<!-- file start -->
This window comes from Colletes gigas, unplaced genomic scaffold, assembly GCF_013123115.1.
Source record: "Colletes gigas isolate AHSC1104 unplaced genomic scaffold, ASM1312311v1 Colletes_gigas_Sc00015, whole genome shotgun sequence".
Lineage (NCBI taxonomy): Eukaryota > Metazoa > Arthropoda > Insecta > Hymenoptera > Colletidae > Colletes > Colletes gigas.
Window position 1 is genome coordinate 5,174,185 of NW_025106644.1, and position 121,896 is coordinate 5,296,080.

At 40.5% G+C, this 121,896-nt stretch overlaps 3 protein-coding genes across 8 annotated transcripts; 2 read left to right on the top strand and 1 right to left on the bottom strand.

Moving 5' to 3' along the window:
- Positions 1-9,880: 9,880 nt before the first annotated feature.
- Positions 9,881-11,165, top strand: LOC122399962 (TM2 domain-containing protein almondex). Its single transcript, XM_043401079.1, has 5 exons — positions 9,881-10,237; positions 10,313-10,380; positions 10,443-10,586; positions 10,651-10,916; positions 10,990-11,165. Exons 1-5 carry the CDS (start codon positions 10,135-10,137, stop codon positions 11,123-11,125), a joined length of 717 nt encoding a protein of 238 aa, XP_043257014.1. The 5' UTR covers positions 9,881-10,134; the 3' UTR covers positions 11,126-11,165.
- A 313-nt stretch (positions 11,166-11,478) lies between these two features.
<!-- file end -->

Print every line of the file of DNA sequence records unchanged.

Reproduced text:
This window comes from Colletes gigas, unplaced genomic scaffold, assembly GCF_013123115.1.
Source record: "Colletes gigas isolate AHSC1104 unplaced genomic scaffold, ASM1312311v1 Colletes_gigas_Sc00015, whole genome shotgun sequence".
Lineage (NCBI taxonomy): Eukaryota > Metazoa > Arthropoda > Insecta > Hymenoptera > Colletidae > Colletes > Colletes gigas.
Window position 1 is genome coordinate 5,174,185 of NW_025106644.1, and position 121,896 is coordinate 5,296,080.

At 40.5% G+C, this 121,896-nt stretch overlaps 3 protein-coding genes across 8 annotated transcripts; 2 read left to right on the top strand and 1 right to left on the bottom strand.

Moving 5' to 3' along the window:
- Positions 1-9,880: 9,880 nt before the first annotated feature.
- Positions 9,881-11,165, top strand: LOC122399962 (TM2 domain-containing protein almondex). Its single transcript, XM_043401079.1, has 5 exons — positions 9,881-10,237; positions 10,313-10,380; positions 10,443-10,586; positions 10,651-10,916; positions 10,990-11,165. Exons 1-5 carry the CDS (start codon positions 10,135-10,137, stop codon positions 11,123-11,125), a joined length of 717 nt encoding a protein of 238 aa, XP_043257014.1. The 5' UTR covers positions 9,881-10,134; the 3' UTR covers positions 11,126-11,165.
- A 313-nt stretch (positions 11,166-11,478) lies between these two features.